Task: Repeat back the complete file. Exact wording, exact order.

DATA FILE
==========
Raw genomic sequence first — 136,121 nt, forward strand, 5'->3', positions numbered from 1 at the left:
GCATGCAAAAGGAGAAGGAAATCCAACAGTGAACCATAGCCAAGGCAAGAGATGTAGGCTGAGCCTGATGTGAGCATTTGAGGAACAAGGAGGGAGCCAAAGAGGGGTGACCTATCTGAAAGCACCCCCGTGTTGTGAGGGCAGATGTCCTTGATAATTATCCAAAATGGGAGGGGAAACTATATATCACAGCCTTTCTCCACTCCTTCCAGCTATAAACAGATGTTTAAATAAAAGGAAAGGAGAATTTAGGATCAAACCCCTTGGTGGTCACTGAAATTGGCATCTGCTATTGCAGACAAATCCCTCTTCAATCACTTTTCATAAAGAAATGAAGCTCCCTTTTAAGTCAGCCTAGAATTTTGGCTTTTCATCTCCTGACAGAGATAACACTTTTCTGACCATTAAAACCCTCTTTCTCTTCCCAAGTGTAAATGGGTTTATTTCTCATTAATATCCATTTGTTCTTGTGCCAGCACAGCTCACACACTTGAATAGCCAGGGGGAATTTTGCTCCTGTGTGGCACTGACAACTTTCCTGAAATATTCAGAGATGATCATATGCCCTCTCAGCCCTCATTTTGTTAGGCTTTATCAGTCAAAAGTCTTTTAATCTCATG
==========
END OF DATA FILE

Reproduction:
Raw genomic sequence first — 136,121 nt, forward strand, 5'->3', positions numbered from 1 at the left:
GCATGCAAAAGGAGAAGGAAATCCAACAGTGAACCATAGCCAAGGCAAGAGATGTAGGCTGAGCCTGATGTGAGCATTTGAGGAACAAGGAGGGAGCCAAAGAGGGGTGACCTATCTGAAAGCACCCCCGTGTTGTGAGGGCAGATGTCCTTGATAATTATCCAAAATGGGAGGGGAAACTATATATCACAGCCTTTCTCCACTCCTTCCAGCTATAAACAGATGTTTAAATAAAAGGAAAGGAGAATTTAGGATCAAACCCCTTGGTGGTCACTGAAATTGGCATCTGCTATTGCAGACAAATCCCTCTTCAATCACTTTTCATAAAGAAATGAAGCTCCCTTTTAAGTCAGCCTAGAATTTTGGCTTTTCATCTCCTGACAGAGATAACACTTTTCTGACCATTAAAACCCTCTTTCTCTTCCCAAGTGTAAATGGGTTTATTTCTCATTAATATCCATTTGTTCTTGTGCCAGCACAGCTCACACACTTGAATAGCCAGGGGGAATTTTGCTCCTGTGTGGCACTGACAACTTTCCTGAAATATTCAGAGATGATCATATGCCCTCTCAGCCCTCATTTTGTTAGGCTTTATCAGTCAAAAGTCTTTTAATCTCATG